Similar to the United States, Germany has implemented Article V of the New York Convention into its domestic code, but does not have a specific provision further limiting the grounds for refusal of enforcement.47§1061(1) ZPO. Section 1061(1) of the German Code of Civil Procedure states, “recognition and enforcement of foreign arbitral awards shall be granted in accordance with the Convention.” When faced with the question of whether or not to enforce an award that had been annulled in the seat, the German Supreme Court said, “If the award is not yet binding, or has been set aside in the country of origin, then its recognition and enforcement is to be denied.”48Bundesgerichtshof, 22 February 2001, No. III ZB 71/99, excerpt in XXIX
In contrast to the American and French schools of thought, the judiciary in some jurisdictions plays a very active role in reviewing awards and evaluating their enforcement. These jurisdictions tend to be those that have historically been more wary and distrustful of arbitration. Some have been known to subject these awards to de novo review.51
Part III: Does this Patchwork of Enforcement Policies Give Investor Claimants a Remedy under International Investment Law?
While some scholars say that these multilateral agreements on enforcement increase the consistency in the domestic treatment of awards, Hamid Gharavi illustrates the persisting problem of inconsistency in the global landscape of arbitral award enforcement, in spite of these attempts at uniformity.
An award rendered and annulled in European Convention State A for violation of public policy could be enforced in European Convention State B pursuant to Article IX(I) of the Convention. State C, signatory to New York Convention but not to the European Convention, however, could refuse enforcement of the award pursuant to Article V(I)(e) of the New York Convention. State D, also signatory to the New York Convention but not to the European Convention, could enforce the award on the ground that annulment proceedings should have been brought before the courts of State E under the law of which the award was rendered.53Hamid Gharavi, supra note 10, at 127.
In this hypothetical, but realistic, scenario, a new arbitration proceeding on the same cause of action could be brought which resulted in two different awards from the same cause of action being enforced differently from jurisdiction to jurisdiction. This inconsistent treatment is a consequence of the patchwork of international and domestic authorities on the non-enforcement of international arbitral awards.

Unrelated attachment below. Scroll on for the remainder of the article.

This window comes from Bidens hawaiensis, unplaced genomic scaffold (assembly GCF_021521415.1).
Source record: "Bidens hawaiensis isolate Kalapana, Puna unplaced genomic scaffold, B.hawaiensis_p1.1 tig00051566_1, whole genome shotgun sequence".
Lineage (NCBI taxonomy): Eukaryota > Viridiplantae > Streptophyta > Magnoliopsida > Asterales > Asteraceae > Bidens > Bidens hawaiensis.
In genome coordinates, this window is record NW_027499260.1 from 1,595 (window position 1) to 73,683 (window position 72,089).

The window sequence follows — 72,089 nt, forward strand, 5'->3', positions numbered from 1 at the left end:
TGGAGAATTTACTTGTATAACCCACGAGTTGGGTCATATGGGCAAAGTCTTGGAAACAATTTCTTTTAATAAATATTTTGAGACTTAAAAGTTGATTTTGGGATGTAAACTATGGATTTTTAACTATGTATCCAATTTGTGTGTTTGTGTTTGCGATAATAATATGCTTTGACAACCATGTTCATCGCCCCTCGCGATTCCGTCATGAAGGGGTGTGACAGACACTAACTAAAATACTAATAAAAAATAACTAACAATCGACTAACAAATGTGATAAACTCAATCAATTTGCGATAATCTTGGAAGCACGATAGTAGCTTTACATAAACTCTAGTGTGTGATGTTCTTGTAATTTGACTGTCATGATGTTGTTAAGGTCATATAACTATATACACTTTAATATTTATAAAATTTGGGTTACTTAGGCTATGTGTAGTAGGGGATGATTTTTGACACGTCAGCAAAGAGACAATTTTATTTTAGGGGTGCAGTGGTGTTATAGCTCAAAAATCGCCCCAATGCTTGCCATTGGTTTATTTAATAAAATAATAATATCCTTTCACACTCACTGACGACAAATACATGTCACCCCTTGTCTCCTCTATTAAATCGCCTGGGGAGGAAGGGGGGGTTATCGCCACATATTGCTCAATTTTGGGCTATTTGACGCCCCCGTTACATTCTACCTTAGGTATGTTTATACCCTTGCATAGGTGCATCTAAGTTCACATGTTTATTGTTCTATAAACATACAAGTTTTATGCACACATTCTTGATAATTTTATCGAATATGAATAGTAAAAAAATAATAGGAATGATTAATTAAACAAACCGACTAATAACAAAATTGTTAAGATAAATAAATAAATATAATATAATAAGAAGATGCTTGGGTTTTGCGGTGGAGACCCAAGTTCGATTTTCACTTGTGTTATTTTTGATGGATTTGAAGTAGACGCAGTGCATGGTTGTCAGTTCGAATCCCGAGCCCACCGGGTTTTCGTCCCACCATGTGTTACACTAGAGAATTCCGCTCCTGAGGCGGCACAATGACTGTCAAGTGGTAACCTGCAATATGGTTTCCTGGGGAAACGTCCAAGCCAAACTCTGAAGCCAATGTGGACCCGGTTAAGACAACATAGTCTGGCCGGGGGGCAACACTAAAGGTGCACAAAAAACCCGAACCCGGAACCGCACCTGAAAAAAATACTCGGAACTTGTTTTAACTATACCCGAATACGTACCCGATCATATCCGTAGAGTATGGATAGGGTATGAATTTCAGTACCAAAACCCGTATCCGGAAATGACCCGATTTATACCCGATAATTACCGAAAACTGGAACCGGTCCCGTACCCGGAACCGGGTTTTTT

Given that there are different schools of thought surrounding the non-enforcement of awards as discussed above, successful claimants can expect different treatment of their award depending on the jurisdiction. Since awards can easily be valued in the hundreds of millions, claimants have a great interest in ensuring enforcement. When these awards are denied enforcement or have been annulled, parties seeking recognition and enforcement have invoked the protections of BITs to seek adequate relief. Those investors may choose to bring claims against the States whose courts issued the annulments, or against the State that refused to enforce their award.54W. Michael Reisman and Heide Iravani, Article: Symposium: Arbitration and National Courts: Conflict and Cooperation: The Changing Relation of National Courts and International Arbitration, 21
Can an Unenforced Award be an Investment?
For an investor to bring a claim in the International Centre for the Settlement of Investment Disputes (ICSID), the predominant forum for investor-State disputes, the tribunal must determine whether or not there is jurisdiction. For proper ICSID jurisdiction, there must be an investor with the proper nationality under the relevant BIT and the dispute must arise out of a covered investment.55Convention on the Settlement of Investment Disputes Between States and Nationals of Other States arts. 25-27 (October 14, 1966). The term “investment” is defined in the BIT, and can vary slightly from treaty to treaty. For a claimant looking to protect the enforcement of an arbitral award through the ICSID system, the first challenge will be establishing that the dispute, concerning the non-enforced award, arises out of an investment.
In Saipem v. The People’s Republic of Bangladesh, an Italian corporation entered into a contract with a Bangladeshi State entity to construct a gas pipeline in Northeastern Bangladesh.56Saipem v. Bangladesh, ICSID Case No. ARB/05/7, Award on Jurisdiction, ¶ 7 (2007). The contract contained an ICC arbitration clause for dispute settlement and named Dhaka, Bangladesh as the seat.57Id. at ¶ 10. After a dispute arose, the parties participated in an ICC arbitration and the tribunal rendered an award for Saipem.58Id. at ¶ 48. The High Court in Bangladesh refused to enforce the award.59Id. at ¶ 50. The Claimant submitted a request for arbitration in ICSID under the Italian-Bangladeshi BIT, claiming that the courts of Bangladesh had, by refusing to allow the claimant to collect on its award, expropriated the investment without compensation.60Id. at ¶¶ 52-58 (2007). Saipem eventually won on the merits because the tribunal because the tribunal saw the Bangladeshi court’s interference as an overreach. See later discussion on the substantive merits. During the ICSID proceedings, Bangladesh claimed that this case fell outside of ICSID jurisdiction, because it did not involve an investment. 61Id. at ¶¶ 86-87. The tribunal was tasked with determining whether rationae materiae jurisdiction existed.